TOMORROW as dusk gathers, all over Britain gangs of pint-sized ghouls and witches will wander the streets, watched over by parents in civvies worried about just how many sweets their kids can consume in one evening. Millions of grinning heads back-lit by tea-lights will appear on windowsills and garden walls: pumpkin lanterns celebrating Halloween.

Harmless fun for the kids, certainly. Recent research, however, does raise questions about one aspect of this modern tradition, a practice that has developed from our peasant forebears carving turnips into “Jack O’Lanterns”.

It is estimated that more than 8m pumpkins – equivalent to more than 18,000 tonnes of edible pumpkin flesh – are destined for the bin, with the majority of consumers not eating this nutritious squash. To put this in context, roughly 10m pumpkins are grown in the UK every year, 95% of which are hollowed out to create Halloween lanterns.

Big business with big profits for retailers, of course. One thing our consumer culture excels at is creating shopping opportunities from traditional folk festivals like Halloween, Easter or Christmas. Costumes, plastic banners and novelty toys, enough sweets to make Willy Wonka grow faint. In 2018, UK citizens spent £419m celebrating Halloween.

By Friday, all that pumpkin flesh will be degrading one way or another.

And yet a hidden food horror story will still be very much present for far too many of our fellow citizens.

According to the award-winning charity, Fareshare, which aims to fight hunger and tackle food waste, 8.4 million people in the UK are struggling to afford to eat, the equivalent of the entire population of London. In short, for the first time since the 1930s, millions of Britons are going hungry.

United Nations research shows that 4.7 million live in severely food insecure homes. This means their food intake is greatly reduced and children regularly experience physical sensations of hunger. The same research reveals 5.6% of people aged 15 or over struggle to get enough food and that a further 4.5% report they have been a full day without anything to eat.

Hence, the shameful explosion in the number of food banks.

Yet at the same time, 1.9 million tonnes of food is wasted by the food industry every year. Whether through over-production, labelling errors or an impractically short shelf-life, 250,000 tonnes of still edible food goes to waste annually, enough for 650 million meals.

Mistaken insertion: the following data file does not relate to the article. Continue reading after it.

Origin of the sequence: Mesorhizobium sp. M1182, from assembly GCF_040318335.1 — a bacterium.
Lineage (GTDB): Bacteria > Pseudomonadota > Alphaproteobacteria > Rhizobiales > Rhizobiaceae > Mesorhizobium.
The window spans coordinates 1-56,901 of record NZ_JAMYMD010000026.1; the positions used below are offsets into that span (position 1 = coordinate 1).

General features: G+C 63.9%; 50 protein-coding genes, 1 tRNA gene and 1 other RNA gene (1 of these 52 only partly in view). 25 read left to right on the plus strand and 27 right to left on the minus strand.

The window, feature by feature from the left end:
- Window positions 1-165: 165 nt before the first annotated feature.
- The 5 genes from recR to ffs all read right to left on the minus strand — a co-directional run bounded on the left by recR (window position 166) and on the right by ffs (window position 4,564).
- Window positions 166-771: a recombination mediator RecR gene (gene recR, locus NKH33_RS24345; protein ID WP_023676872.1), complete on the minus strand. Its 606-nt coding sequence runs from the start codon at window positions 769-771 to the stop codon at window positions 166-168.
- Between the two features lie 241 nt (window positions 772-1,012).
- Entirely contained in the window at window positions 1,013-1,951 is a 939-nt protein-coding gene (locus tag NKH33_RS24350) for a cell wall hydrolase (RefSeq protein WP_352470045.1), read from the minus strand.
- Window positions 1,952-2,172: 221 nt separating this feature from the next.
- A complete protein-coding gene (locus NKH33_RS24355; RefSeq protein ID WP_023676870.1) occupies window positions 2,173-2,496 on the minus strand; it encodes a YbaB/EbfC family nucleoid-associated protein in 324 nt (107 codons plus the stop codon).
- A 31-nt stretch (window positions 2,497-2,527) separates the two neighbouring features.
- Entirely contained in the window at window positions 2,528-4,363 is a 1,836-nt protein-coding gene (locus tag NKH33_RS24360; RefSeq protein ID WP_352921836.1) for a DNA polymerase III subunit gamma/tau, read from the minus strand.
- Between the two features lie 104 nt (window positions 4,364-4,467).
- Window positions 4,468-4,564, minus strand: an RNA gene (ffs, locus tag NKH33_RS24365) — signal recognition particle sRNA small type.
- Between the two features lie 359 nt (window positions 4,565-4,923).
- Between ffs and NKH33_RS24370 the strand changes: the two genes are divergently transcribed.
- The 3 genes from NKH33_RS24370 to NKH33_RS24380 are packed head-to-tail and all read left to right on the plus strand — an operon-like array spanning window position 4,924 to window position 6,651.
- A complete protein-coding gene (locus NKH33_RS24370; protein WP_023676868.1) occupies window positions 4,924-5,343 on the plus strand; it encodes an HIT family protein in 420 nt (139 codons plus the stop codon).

In other words, there is no rational reason for anyone to go hungry in the UK. And hunger isn’t the only negative effect of this crazy situation: the environmental cost of food waste is adding to an already life-threatening climate crisis.

Nor can we attribute the situation to a natural disaster or adverse weather affecting the food supply as was historically often the case.

Put simply, for growing numbers of people afflicted by low pay and the Universal Credit system, it is the logical consequence of the government’s austerity policies since the 2008 banking crash.

Halloween is a light-hearted celebration of ghoulishness. Yet it is hard to think of a more genuinely ghoulish situation than millions of our children going hungry. If ghouls live off human flesh, then what are we to call the politicians and millionaires who have actively fostered this scandalous situation, arguably just so they can pay less tax.

With our welfare state underfunded and falling apart through austerity, we are all closer to the threat of destitution than ordinary people have been for generations. Young people, in particular, are facing needlessly difficult starts in life. For them, the on-going housing crisis, widespread low wages, job insecurity and student debt mean they face an uphill struggle.

So here’s a handy recipe to use up your left over pumpkin flesh. I call it, People Power Pumpkin Soup. First, take a pan big enough to service the whole community, rather just a tiny number of rich people and their hired politicians. Next, pour in environmentally friendly priorities like not wasting precious food resources. Add liquid assets – money to you and me – clawed back from corporate tax avoidance and offshore bank accounts. Then cook your People Power Soup and share with anyone who needs it, seasoned with fairness and compassion. Enjoy!